A HELPLINE made over 200 referrals to the county council, West Mercia Police and other local agencies in the last year, a new report has revealed.

The NSPCC handled nearly 20,000 calls about child neglect across the UK in 2017/18, referring a total of 213 children to Worcestershire agencies.

Many child neglect reports were made during the 12 days of Christmas – with many relatives spending time with extended family members and becoming concerned for a child’s welfare.

The charity’s helpline hears from concerned adults every day and night with reports ranging from children being left unsupervised or with inadequate clothing.

Other reports include children being screamed at or living amongst mouldy food and animal faeces.

It will only refer the most serious of cases to the likes of the police and council.

A total of 19,937 calls and emails were received about child neglect – a third of all contacts to the NSPCC – and hundreds more are expected over the festive period.

The NSPCC Christmas Appeal is calling for donations to the helpline, which is open throughout the holidays, so staff can answer more calls.

Last year, someone got in touch with the helpline after visiting distant family over the Christmas period and had concerns about a parent letting her young children get drunk and take drugs.

The caller said: “Over Christmas I spent time with my family and what I witnessed was really worrying.

“I learnt that the children have been left home alone on various occasions and have also been allowed to get drunk and take drugs.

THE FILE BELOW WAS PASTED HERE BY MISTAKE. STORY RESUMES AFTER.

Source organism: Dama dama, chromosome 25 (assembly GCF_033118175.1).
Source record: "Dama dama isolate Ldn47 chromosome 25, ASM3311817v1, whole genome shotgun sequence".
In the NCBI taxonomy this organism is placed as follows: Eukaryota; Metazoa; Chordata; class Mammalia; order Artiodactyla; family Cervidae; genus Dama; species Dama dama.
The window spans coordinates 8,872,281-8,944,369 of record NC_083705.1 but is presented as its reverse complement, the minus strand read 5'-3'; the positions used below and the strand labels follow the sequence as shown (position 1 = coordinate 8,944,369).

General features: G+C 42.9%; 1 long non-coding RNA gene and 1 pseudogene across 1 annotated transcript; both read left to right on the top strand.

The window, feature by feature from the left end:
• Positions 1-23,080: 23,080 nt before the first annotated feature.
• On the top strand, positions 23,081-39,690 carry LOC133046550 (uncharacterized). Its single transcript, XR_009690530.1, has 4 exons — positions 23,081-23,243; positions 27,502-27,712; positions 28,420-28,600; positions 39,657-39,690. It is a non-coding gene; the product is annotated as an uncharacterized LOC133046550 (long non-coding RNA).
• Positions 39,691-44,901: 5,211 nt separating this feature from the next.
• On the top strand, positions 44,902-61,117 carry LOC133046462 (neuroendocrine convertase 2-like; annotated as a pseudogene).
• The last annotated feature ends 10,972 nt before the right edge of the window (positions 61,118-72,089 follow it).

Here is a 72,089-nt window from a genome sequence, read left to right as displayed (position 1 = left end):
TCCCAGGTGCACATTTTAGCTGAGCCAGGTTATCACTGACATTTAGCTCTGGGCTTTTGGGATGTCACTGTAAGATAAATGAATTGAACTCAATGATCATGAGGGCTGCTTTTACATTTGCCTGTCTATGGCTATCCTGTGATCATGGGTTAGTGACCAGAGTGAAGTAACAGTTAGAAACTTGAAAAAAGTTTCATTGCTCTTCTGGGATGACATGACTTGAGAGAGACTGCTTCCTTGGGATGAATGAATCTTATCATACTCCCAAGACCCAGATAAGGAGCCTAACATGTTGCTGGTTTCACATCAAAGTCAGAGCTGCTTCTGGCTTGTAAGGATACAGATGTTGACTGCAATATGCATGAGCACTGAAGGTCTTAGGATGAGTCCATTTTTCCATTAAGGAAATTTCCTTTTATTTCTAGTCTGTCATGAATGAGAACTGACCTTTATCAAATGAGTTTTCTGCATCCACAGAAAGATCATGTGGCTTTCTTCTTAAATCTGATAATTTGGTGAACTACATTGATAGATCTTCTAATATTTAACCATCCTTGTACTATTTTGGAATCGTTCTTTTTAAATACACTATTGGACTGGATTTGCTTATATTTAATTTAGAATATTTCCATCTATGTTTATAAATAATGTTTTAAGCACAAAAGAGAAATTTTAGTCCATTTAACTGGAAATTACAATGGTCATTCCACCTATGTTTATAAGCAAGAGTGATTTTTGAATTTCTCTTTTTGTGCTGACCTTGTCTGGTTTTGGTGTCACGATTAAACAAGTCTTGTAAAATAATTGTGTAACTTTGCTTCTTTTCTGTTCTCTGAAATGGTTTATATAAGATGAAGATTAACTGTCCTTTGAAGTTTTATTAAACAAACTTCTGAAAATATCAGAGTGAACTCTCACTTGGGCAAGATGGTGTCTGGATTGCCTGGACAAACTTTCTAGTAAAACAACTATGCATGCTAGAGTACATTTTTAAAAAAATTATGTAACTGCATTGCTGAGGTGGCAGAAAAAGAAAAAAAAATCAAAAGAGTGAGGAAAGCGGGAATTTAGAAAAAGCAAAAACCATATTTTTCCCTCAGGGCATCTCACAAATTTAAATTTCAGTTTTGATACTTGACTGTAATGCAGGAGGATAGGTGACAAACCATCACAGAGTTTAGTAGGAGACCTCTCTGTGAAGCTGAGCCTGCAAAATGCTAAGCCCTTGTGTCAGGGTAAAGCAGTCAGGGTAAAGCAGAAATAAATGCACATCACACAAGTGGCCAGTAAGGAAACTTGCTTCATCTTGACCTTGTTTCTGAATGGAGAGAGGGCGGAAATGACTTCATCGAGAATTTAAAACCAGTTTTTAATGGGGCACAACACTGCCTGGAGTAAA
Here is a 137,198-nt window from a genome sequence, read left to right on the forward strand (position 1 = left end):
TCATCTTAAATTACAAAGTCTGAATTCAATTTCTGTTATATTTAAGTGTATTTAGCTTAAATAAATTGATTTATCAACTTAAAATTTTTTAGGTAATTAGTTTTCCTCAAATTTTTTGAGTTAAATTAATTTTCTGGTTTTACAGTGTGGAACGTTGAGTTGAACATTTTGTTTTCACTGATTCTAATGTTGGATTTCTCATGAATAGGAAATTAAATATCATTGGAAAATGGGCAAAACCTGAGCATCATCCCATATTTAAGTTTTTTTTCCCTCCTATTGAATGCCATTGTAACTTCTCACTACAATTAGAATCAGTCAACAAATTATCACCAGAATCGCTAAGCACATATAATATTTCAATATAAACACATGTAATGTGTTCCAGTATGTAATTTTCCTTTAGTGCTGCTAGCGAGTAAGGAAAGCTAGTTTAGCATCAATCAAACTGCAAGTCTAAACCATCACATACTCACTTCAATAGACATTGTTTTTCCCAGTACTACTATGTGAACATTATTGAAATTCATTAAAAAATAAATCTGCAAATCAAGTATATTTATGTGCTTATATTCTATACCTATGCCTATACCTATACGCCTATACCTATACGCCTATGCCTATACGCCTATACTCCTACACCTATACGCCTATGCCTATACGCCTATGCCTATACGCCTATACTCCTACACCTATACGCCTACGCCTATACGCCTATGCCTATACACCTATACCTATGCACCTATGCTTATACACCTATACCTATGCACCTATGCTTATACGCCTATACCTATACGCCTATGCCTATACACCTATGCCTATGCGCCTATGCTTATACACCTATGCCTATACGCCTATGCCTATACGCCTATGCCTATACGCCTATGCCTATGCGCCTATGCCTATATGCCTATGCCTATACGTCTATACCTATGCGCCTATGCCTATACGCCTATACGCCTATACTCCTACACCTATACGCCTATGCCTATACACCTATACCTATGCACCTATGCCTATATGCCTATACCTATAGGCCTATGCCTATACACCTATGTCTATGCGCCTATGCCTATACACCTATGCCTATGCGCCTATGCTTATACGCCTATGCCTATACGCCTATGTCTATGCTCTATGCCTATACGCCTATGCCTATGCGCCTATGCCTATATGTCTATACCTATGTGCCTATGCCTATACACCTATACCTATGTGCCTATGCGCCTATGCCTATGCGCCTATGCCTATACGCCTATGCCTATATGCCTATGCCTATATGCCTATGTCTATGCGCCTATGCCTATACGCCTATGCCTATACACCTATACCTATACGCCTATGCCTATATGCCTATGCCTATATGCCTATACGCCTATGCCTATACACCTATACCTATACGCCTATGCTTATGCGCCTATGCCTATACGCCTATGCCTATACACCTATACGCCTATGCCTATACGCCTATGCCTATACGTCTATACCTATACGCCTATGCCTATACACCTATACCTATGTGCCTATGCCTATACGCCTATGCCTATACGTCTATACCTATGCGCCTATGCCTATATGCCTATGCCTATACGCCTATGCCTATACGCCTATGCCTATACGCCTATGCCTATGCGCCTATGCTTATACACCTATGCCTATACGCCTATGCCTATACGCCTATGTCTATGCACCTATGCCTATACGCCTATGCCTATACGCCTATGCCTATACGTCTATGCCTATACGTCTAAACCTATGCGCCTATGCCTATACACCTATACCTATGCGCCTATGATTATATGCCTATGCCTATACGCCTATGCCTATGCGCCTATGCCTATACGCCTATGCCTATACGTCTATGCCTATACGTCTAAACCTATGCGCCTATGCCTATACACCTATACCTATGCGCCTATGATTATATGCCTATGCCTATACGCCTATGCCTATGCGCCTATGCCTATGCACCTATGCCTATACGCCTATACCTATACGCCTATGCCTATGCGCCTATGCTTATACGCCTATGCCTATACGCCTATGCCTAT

“They also have mental health problems. I think the whole family needs additional support.”

Often more than one child was the subject of a referral, making the actual number of those referred far higher.

Peter Wanless, chief executive of the NSPCC, said: “Neglect doesn’t stop because it is Christmas, the holidays can in fact magnify problems because children are cut-off from the wider community and their support network.

“While it is positive that people are being vigilant and reporting concerns of children suffering neglect rather than standing by, it is still deeply worrying to see that neglect continues to be the most common reason for contacting the NSPCC Helpline."

“This is why we are appealing to the generous nature of the public to support our Light For Every Childhood Christmas Appeal to help us be there for even more young people in need.”

The NSPCC Helpline is run by child protection professionals, including social workers, teachers and health specialists.

Neglect happens when a child’s basic needs are not being met

Just £5 pays for the Helpline to answer a call about child neglect. To donate visit the NSPCC website.

Adults concerned about a child can contact the NSPCC Helpline seven days a week on 0808 800 5000, or email help@nspcc.org.uk.